FILED: April 22, 2009

IN THE COURT OF APPEALS OF THE STATE OF OREGON

STATE OF OREGON,

Plaintiff-Respondent,

v.

ROBERT D. JOINER,

Defendant-Appellant.

Grant County Circuit Court
060241CR
A133801

W. D. Cramer, Jr., Judge.

Submitted on December 22, 2008.

Peter Gartlan, Chief Defender, Legal Services Division, and David Ferry, Deputy Public Defender, Office of Public Defense Services, filed the brief for appellant.

Hardy Myers, Attorney General, Mary H. Williams, Solicitor General, and Rene C. Holmes, Senior Assistant Attorney General, filed the brief for respondent.

Before Sercombe, Presiding Judge, and Brewer, Chief Judge, and Deits, Judge pro tempore.

PER CURIAM

Conviction for first-degree unlawful sexual penetration reversed and remanded for entry of conviction for attempted first-degree unlawful sexual penetration and for resentencing; otherwise affirmed.

PER CURIAM

Defendant appeals, challenging his convictions and sentences for various sexual offenses.  Regarding defendant's convictions, we reject without discussion all of defendant's arguments except his argument that the court erred in denying his motion for judgment of acquittal on one count of first-degree unlawful sexual penetration, ORS 163.411.  Because our reversal of that conviction requires the court to resentence defendant on the remaining convictions, we do not reach defendant's arguments concerning his sentences.  As explained below, we reverse defendant's conviction for unlawful sexual penetration and remand for entry of conviction for attempted unlawful sexual penetration and for resentencing.

The charge of unlawful sexual penetration alleged that defendant digitally penetrated the vagina of a victim under the age of 12.  After the state concluded its case-in-chief, defendant moved for a judgment of acquittal, noting that the victim testified that defendant's finger remained outside of her vagina.  The trial court denied defendant's motion, and the jury convicted defendant on that charge.  On appeal, defendant asserts that there was insufficient evidence of penetration to submit that charge to the jury.  The state concedes that the evidence was insufficient to convict defendant of the charged offense.  After a careful review of the record, we agree and accept the state's concession.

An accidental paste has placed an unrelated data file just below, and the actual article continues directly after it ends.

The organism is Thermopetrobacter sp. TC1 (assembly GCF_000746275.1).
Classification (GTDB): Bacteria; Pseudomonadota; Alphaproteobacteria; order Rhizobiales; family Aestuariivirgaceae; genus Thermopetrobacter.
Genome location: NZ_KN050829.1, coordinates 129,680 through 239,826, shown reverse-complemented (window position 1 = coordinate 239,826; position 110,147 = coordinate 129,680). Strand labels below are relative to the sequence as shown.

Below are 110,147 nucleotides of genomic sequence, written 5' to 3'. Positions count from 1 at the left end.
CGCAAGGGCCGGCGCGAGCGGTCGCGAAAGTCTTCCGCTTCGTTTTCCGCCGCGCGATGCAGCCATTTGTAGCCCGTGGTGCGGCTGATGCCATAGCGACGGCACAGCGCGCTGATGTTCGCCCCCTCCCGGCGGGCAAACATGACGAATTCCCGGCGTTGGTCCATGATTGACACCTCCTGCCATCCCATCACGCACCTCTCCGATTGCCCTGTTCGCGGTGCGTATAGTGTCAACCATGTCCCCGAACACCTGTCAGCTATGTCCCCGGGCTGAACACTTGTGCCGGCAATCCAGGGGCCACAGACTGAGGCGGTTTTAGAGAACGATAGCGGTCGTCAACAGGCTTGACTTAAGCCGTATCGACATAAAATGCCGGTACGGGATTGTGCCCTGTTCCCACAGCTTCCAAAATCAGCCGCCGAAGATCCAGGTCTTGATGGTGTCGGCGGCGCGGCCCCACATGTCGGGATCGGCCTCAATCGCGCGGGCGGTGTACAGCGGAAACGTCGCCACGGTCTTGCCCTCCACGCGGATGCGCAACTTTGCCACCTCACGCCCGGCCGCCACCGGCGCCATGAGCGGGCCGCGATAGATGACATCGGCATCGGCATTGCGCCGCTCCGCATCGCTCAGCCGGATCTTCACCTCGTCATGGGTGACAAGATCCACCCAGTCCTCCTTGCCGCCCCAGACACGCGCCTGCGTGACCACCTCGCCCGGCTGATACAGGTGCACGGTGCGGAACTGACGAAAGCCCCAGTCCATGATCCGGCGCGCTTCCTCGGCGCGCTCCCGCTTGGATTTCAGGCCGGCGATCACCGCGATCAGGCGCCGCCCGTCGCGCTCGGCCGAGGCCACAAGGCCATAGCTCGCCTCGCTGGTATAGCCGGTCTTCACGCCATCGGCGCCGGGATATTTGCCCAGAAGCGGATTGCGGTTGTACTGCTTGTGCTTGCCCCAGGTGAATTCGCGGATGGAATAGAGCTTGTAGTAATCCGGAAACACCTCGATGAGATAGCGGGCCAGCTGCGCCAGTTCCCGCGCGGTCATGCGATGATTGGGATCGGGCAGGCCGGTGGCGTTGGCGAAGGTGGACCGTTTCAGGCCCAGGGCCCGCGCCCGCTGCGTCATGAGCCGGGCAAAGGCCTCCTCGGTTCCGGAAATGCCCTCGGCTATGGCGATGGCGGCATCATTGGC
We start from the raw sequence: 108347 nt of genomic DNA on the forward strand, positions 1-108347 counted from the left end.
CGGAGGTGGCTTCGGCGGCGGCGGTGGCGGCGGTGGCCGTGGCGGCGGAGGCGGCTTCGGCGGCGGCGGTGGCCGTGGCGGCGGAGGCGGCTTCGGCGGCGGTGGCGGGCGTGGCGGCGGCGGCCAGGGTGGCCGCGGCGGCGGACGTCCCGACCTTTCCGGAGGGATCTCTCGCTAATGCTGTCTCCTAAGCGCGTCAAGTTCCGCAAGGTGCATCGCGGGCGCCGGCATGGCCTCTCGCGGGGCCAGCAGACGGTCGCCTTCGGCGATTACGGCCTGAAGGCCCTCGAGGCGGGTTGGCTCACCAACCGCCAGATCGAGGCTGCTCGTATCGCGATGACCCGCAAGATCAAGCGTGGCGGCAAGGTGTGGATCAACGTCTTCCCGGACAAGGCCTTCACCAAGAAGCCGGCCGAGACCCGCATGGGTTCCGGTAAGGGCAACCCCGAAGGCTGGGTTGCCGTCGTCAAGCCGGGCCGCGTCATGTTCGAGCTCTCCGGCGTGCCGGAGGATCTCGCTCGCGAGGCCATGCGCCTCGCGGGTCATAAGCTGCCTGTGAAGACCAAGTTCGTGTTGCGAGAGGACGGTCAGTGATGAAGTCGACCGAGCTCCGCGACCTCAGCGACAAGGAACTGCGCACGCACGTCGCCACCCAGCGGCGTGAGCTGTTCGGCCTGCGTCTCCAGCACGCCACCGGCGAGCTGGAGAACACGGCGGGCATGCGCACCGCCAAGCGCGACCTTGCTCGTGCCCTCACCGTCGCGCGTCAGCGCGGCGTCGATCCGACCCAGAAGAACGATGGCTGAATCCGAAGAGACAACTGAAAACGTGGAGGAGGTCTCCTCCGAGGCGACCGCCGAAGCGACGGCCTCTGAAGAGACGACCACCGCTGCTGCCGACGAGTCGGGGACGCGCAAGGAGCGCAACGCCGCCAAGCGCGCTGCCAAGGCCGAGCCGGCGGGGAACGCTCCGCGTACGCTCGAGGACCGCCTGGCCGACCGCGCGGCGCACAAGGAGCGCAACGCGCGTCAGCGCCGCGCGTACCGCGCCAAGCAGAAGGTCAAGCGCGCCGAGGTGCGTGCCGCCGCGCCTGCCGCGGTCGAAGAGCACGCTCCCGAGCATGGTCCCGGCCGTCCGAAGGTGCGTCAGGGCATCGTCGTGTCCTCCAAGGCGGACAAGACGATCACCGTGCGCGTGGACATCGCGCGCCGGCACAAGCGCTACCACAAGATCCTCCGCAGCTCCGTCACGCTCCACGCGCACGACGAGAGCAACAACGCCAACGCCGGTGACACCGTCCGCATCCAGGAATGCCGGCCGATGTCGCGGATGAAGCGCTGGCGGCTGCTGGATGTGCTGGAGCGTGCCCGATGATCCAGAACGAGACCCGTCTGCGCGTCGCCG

Defendant suggests that the proper remedy is for the conviction for first-degree unlawful sexual penetration to be reversed, and the case remanded for entry of judgment for the crime of first-degree sexual abuse.  The state, on the other hand, suggests that the remedy should be reversal of the conviction for unlawful sexual penetration and remand for entry of judgment for the crime of attempted first-degree unlawful sexual penetration.  Under ORS 136.465, a defendant "may be found guilty of any crime the commission of which is necessarily included in that with which the defendant is charged in the accusatory instrument or of an attempt to commit such crime."  First-degree sexual abuse, as pertinent here, consists of subjecting a victim less than 14 years of age to "sexual contact."  ORS 163.427.  Sexual contact, which is defined as "any touching of the sexual or other intimate parts of a person * * * for the purpose of arousing or gratifying the sexual desire of either party," ORS 163.305(6), was not alleged in the charge of first-degree sexual penetration against defendant.  Thus, under ORS 136.465, the charge for first-degree unlawful sexual penetration may not serve as the basis for a conviction for first-degree sexual abuse.  That charge does, however, provide a basis for a conviction for attempted first-degree unlawful sexual penetration.  Accord State v. Garcia, 206 Or App 745, 138 P3d 927 (2006) (remanding for entry of judgment for attempt crime under similar circumstances); State v. Lopez, 151 Or App 138, 142, 949 P2d 1237 (1997), rev den, 326 Or 465 (1998) (same).

Conviction for first-degree unlawful sexual penetration reversed and remanded for entry of conviction for attempted first-degree unlawful sexual penetration and for resentencing; otherwise affirmed.


Top of page Go home